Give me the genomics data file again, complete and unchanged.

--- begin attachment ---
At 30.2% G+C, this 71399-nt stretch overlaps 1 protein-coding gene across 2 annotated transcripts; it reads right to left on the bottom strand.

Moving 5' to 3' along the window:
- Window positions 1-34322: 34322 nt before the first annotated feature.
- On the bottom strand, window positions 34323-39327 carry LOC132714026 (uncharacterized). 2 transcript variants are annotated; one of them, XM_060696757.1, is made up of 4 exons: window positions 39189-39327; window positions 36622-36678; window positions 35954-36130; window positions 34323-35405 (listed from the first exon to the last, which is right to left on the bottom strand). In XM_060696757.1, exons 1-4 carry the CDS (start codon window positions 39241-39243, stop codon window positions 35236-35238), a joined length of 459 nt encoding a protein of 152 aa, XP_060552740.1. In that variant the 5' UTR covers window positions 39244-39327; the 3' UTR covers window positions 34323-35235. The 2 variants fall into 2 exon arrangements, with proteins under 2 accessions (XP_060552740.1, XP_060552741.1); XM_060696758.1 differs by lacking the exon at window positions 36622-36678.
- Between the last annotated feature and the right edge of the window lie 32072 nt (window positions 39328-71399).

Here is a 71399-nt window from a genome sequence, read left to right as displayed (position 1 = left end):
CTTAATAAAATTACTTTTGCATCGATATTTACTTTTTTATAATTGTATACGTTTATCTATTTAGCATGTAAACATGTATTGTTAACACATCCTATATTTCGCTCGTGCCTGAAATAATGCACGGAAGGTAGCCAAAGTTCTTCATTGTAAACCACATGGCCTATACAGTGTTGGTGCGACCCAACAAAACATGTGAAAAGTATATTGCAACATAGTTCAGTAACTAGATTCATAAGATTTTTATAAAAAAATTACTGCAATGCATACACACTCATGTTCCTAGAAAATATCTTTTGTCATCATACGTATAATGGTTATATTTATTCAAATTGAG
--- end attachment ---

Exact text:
At 30.2% G+C, this 71399-nt stretch overlaps 1 protein-coding gene across 2 annotated transcripts; it reads right to left on the bottom strand.

Moving 5' to 3' along the window:
- Window positions 1-34322: 34322 nt before the first annotated feature.
- On the bottom strand, window positions 34323-39327 carry LOC132714026 (uncharacterized). 2 transcript variants are annotated; one of them, XM_060696757.1, is made up of 4 exons: window positions 39189-39327; window positions 36622-36678; window positions 35954-36130; window positions 34323-35405 (listed from the first exon to the last, which is right to left on the bottom strand). In XM_060696757.1, exons 1-4 carry the CDS (start codon window positions 39241-39243, stop codon window positions 35236-35238), a joined length of 459 nt encoding a protein of 152 aa, XP_060552740.1. In that variant the 5' UTR covers window positions 39244-39327; the 3' UTR covers window positions 34323-35235. The 2 variants fall into 2 exon arrangements, with proteins under 2 accessions (XP_060552740.1, XP_060552741.1); XM_060696758.1 differs by lacking the exon at window positions 36622-36678.
- Between the last annotated feature and the right edge of the window lie 32072 nt (window positions 39328-71399).

Here is a 71399-nt window from a genome sequence, read left to right as displayed (position 1 = left end):
CTTAATAAAATTACTTTTGCATCGATATTTACTTTTTTATAATTGTATACGTTTATCTATTTAGCATGTAAACATGTATTGTTAACACATCCTATATTTCGCTCGTGCCTGAAATAATGCACGGAAGGTAGCCAAAGTTCTTCATTGTAAACCACATGGCCTATACAGTGTTGGTGCGACCCAACAAAACATGTGAAAAGTATATTGCAACATAGTTCAGTAACTAGATTCATAAGATTTTTATAAAAAAATTACTGCAATGCATACACACTCATGTTCCTAGAAAATATCTTTTGTCATCATACGTATAATGGTTATATTTATTCAAATTGAG